The euro fell briefly below the level where it first traded against the dollar 16 years ago, as reports leaked out confirming that the European Central Bank is considering a large-scale program of government bond-buying.
By lunchtime in Europe, the euro was trading close to yet another new nine-year low at $1.1791. After a tricky first couple of years in which it struggled to win the confidence of international markets, the single currency has never traded below its opening level of $1.1789 on Jan 4, 1999.
Bloomberg reported earlier that ECB governors had considered a plan at a council meeting Thursday under which it would buy up to €500 billion of government bonds in an effort to stimulate the Eurozone economy by pushing down long-term interest rates, the way the Federal Reserve, Bank of England and Bank of Japan have over recent years.
The council is likely to take some kind of decision in two weeks’ time, when it next meets.
The report had a relatively muted effect on financial markets, as the €500 billion number was at the low end of the range of market guesses (it’s barely any more than the Bank of England bought to support an economy a quarter the size of the Eurozone’s).
Speculation on “ECB QE” that has become increasingly intense since the start of the year. The Eurozone’s headline annual rate of inflation turned negative for the first time in over five years in December, and even though that was mainly due to the sharp fall in global oil prices-something outside the Eurozone’s control–it added to fears that the region is sliding into a deflationary spiral.
The December CPI number may not in itself represent deflation, but the Eurozone still seems too weak to recover without further action of some sort: industrial output in both France and Germany worsened again in November, according to figures released Friday.
ECB President Mario Draghi reiterated in a letter to European lawmakers Tuesday that the bank is considering additional measures to stop the Eurozone falling into such a spiral, saying that: “Such measures may entail the purchase of a variety of assets ‒ one of which could be sovereign bonds.” He’s been making that point since a speech in late November.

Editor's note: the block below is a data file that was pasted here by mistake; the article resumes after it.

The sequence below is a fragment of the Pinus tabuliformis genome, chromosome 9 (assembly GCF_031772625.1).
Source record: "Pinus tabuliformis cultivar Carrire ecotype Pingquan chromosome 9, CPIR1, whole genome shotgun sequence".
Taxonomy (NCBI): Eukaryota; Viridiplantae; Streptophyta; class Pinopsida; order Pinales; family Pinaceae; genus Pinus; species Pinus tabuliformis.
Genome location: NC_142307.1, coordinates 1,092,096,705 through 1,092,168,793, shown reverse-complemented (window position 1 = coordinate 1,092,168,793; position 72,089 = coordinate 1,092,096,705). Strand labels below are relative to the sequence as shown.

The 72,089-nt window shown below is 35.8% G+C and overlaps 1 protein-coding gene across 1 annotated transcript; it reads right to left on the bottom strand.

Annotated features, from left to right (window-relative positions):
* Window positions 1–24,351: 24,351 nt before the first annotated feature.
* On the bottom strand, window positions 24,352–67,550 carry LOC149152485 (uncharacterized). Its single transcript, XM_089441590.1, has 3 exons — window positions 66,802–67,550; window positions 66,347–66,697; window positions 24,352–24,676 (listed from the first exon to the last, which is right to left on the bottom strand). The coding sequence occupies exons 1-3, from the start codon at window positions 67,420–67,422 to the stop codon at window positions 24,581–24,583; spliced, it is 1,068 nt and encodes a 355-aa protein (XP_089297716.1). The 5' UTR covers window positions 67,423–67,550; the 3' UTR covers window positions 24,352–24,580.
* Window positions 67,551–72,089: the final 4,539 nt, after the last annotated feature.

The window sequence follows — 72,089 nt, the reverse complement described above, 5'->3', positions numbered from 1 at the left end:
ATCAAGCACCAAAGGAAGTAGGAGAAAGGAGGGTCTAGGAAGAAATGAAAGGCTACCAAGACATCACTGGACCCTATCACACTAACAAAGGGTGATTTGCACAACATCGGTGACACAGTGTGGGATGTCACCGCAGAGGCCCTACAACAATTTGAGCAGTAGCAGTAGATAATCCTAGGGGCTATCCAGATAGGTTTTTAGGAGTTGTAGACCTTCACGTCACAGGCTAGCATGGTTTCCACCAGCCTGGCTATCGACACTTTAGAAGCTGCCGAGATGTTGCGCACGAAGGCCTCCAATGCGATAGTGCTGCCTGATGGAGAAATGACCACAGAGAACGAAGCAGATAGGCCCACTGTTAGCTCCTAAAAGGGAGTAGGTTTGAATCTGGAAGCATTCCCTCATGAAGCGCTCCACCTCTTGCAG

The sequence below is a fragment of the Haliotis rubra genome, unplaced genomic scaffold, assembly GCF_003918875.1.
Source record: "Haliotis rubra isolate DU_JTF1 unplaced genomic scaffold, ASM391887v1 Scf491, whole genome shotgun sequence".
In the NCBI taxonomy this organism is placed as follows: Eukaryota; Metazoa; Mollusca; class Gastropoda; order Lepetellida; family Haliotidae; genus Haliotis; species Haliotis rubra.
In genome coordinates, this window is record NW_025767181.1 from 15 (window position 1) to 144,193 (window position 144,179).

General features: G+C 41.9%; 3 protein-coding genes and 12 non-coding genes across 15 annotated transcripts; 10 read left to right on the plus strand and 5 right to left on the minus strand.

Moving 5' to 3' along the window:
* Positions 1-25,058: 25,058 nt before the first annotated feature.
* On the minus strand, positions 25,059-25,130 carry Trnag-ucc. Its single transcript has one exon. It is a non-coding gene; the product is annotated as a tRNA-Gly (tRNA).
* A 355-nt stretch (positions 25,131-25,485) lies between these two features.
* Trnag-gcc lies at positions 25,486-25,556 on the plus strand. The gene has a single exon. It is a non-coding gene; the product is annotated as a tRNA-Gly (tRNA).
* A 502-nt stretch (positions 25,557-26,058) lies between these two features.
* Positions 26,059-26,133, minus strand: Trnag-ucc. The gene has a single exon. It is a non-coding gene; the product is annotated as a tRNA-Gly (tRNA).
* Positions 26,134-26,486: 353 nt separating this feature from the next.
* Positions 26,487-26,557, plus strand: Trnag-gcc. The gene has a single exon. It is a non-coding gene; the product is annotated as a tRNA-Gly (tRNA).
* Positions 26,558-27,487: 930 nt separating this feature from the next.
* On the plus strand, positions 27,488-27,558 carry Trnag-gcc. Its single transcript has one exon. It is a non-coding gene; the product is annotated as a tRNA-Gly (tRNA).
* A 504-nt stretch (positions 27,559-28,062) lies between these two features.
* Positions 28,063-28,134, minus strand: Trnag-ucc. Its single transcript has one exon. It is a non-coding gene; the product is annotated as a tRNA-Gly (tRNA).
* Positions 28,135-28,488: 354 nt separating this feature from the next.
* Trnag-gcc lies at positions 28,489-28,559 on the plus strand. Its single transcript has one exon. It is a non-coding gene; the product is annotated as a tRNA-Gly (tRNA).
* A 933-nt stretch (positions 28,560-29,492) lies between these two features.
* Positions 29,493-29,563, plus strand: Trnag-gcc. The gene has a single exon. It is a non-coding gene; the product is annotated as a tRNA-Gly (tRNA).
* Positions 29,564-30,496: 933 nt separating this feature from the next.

There’s more than just a little irony in this. The ECB has actually spent the last six years explaining why such ‘quantitative easing’ projects wouldn’t work in the Eurozone. It has masked the real reason–the fear of offending Germany by buying up the debts of weaker sovereigns like Italy–with arguments of varying conviction.
The strongest of these, advanced repeatedly by Draghi himself, has been that banks, rather than markets, are the biggest source of finance to Eurozone businesses, and an ECB bond-buying binge won’t change the fact that many banks haven’t got enough capital to risk making new loans. (Even a bank like Banco Santander SA (SAN), which sailed through last year’s stress tests, still found it necessary to raise €7.5 billion in a capital increase Friday).
One interesting angle of the Bloomberg report was that the ECB only considered buying ‘investment grade’ government bonds. That would exclude those of Greece and Cyprus, which are both rated junk by all the major ratings agencies. As such, the plan insulates the ECB from the risk of default by a new left-wing government in Greece, something that should in theory make it easier for noted hawks like the Deutsche Bundesbank’s Jens Weidmann to agree to the plan.
The ECB’s next policy-setting council meeting is set for Jan. 22.–three days before Greece’s parliamentary elections.
Learn more about the ECB from Fortune’s video team: